Every day feels like a weird week has passed in our current state of virus time. But this week has been a doozy. A week bracketed by the New York Times expose on Trump’s tax evasions, and the President’s hospitalization for Covid. It’s hard enough getting accurate information as it is. Once the media learned Trump tested positive for Covid, it came up against the limits of the nanosecond news cycle. With a heavily controlled narrative, and a slow trickle of updates on the President’s health, major outlets were forced to report any bit of news, no matter how insignificant. The point is to get the people clicking or tuning in to keep coming back. CNN resorted to its old standby: looped footage of Marine One on the White House lawn, the latest in a long line of stand-ins for OJ Simpson in the Ford Bronco, shown on the screen ad infinitum.
A lack of information hasn’t stopped pundits, and it especially hasn’t stopped the usual AM radio talkers from working the jaws overtime to assure us the President is on the mend, in great shape, and all the rest. So let’s take a look at some of conservative radio’s response to the Trump tax story and the Trump Covid diagnosis/hospitalization. This dispatch was written by Jim Rawls, C. Bernieri, and R. Cleffi.
WABC’s Brian Kilmeade featured an interview with former Trump campaign managers Corey Lewandowski and Dave Bossey to hype their new book about their master and meal ticket. Kilmeade often has people close to the president on to set the day’s tone. He asked the two how they would go on the offensive over Trump’s taxes. It’s not a journalist’s job to give political operatives a chance to spin things, but talk radio hosts aren’t journalists. Lewandowski claimed the New York Times “just committed a felony” by publishing the information. Interestingly, he took an opposite view of Hilary Clinton’s hacked emails back in 2016. Lewandowski also denied the accuracy of the Times report, but blamed “Biden [who] wrote the tax law,” and declared if the President paid no taxes, “good for him.” Kilmeade also asserted, “we could call it depreciation. And we don’t know what it’s like to be in high-level real estate.”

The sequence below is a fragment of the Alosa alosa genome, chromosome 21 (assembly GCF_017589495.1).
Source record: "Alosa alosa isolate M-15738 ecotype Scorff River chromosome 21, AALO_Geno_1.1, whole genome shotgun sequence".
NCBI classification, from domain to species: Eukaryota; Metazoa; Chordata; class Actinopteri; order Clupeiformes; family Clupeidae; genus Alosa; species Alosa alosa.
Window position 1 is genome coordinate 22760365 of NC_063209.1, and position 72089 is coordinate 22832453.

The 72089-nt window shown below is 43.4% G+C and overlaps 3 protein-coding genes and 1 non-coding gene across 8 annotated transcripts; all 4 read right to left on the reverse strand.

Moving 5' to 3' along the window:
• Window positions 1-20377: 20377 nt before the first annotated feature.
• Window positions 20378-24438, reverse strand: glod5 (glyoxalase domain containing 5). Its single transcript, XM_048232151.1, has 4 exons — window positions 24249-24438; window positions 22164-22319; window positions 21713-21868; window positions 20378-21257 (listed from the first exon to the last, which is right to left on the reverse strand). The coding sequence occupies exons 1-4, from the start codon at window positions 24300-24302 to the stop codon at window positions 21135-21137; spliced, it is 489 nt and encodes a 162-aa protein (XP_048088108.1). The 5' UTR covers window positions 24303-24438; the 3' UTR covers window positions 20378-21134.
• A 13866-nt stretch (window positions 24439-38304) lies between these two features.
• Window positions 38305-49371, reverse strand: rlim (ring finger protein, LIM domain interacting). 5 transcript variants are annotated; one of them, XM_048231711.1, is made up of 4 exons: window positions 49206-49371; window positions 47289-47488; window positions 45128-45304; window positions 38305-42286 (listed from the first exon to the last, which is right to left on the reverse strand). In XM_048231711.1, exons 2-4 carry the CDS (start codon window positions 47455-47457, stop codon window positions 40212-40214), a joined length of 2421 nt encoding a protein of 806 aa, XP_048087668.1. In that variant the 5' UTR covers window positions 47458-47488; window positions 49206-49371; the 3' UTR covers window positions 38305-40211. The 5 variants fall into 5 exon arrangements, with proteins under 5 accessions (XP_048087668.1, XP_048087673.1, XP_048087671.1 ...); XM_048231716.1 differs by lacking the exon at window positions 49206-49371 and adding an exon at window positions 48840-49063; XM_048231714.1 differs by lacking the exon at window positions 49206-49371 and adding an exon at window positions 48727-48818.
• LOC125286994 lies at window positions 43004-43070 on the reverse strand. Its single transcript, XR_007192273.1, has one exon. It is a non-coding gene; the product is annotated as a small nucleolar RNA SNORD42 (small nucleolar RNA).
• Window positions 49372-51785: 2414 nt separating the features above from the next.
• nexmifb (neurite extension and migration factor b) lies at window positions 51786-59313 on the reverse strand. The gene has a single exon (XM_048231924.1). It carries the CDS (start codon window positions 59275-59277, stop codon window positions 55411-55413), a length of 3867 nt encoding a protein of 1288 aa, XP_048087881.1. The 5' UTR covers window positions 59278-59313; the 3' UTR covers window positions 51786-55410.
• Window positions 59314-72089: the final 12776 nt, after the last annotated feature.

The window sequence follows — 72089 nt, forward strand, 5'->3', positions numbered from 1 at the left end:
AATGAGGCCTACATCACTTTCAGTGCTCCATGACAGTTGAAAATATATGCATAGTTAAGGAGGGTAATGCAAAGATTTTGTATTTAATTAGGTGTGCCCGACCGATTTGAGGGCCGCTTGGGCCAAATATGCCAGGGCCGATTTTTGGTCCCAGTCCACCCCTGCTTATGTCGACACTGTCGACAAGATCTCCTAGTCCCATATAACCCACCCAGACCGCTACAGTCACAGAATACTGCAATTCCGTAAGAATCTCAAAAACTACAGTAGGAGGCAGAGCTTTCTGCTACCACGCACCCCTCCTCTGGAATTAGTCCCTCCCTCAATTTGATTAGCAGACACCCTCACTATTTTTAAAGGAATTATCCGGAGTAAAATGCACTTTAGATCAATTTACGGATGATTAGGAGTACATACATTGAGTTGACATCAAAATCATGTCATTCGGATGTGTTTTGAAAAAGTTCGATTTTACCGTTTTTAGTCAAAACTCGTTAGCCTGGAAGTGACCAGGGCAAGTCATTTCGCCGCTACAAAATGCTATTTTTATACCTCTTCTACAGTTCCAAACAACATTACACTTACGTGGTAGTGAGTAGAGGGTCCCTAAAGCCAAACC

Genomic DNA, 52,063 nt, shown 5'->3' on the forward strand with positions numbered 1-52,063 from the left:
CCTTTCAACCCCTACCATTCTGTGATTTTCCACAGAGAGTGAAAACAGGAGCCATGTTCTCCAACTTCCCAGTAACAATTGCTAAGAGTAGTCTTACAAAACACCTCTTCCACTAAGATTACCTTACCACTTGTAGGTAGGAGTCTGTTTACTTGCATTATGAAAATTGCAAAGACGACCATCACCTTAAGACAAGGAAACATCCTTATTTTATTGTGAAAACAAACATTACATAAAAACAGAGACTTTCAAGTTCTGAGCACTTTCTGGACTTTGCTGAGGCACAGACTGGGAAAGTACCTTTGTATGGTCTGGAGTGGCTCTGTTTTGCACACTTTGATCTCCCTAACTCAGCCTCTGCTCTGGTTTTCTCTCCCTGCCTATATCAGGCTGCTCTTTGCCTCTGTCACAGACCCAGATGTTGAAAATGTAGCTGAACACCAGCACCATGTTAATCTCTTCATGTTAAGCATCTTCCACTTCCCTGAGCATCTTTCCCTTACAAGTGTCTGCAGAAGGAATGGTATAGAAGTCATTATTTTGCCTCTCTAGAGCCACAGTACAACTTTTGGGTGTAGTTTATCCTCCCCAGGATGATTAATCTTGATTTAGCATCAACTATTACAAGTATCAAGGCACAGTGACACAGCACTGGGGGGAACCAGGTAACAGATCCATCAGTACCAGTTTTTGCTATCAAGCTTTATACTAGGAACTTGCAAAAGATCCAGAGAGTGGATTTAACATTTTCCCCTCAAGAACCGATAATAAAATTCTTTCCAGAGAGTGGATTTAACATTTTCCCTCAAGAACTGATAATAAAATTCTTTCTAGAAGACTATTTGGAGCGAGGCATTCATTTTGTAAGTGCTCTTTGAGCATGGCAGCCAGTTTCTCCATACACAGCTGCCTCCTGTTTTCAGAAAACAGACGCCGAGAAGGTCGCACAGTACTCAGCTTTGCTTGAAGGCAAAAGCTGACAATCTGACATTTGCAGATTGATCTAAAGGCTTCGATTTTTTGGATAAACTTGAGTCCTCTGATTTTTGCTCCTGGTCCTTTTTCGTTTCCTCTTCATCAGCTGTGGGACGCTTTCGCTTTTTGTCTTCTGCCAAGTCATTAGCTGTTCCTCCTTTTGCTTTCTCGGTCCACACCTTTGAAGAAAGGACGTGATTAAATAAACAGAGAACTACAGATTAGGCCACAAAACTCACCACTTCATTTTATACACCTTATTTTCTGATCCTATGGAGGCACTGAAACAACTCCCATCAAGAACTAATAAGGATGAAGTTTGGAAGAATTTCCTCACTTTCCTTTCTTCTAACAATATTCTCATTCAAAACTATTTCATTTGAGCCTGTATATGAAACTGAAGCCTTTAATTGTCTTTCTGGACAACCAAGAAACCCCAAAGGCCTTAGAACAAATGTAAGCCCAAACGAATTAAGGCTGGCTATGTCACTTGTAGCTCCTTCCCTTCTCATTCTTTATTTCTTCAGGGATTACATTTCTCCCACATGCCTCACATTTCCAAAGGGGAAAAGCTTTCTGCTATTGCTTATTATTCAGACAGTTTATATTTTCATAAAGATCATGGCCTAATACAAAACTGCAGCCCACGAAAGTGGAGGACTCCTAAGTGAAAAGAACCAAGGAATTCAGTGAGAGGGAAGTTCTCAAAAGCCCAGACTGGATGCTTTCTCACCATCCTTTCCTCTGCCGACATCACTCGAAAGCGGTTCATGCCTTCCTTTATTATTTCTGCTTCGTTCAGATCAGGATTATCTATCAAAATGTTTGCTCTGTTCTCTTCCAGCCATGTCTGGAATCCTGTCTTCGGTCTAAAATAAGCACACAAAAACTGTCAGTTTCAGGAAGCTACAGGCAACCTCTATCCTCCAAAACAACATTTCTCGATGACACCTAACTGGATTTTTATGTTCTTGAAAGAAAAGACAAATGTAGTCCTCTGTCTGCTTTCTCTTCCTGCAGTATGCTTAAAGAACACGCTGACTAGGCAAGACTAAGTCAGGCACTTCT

On Friday, Kilmeade responded to the news of Trump’s diagnosis in an interview with White House economic advisor Larry Kudlow, who boasted about how great the economy was before it got shuttered by Covid.
Buck Sexton (WOR 710) asked “Who cares about the president’s taxes?” The segment was exactly what the title portends.
On Trump’s Covid diagnosis, Sexton brought on Trump deputy Brian Morgenstern for one of the most “Our Great Leader” routines to be heard in quite a while. Considering that AM talk radio exists to fluff Donald Trump, this says a lot.
Sexton also seized on the news of actor Rick Moranis being punched on the street as a symptom of the decline of NYC caused by the radical left. Because no one ever got punched on the street in New York until Black Lives Matter and Antifa defunded the police.
An interesting ad heard on Sexton’s show: “Helping our Country, One Friend at a Time.” For only $9.95, you can purchase, and anonymously send to left-leaning friends, “a 210-page paperback that’s equivalent to listening to a week’s worth of Conservative Talk Radio.” The idea that a week of conservative radio would convert leftists is as misguided as the notion that conservatives would change their beliefs if only they listened to some Noam Chomsky lectures.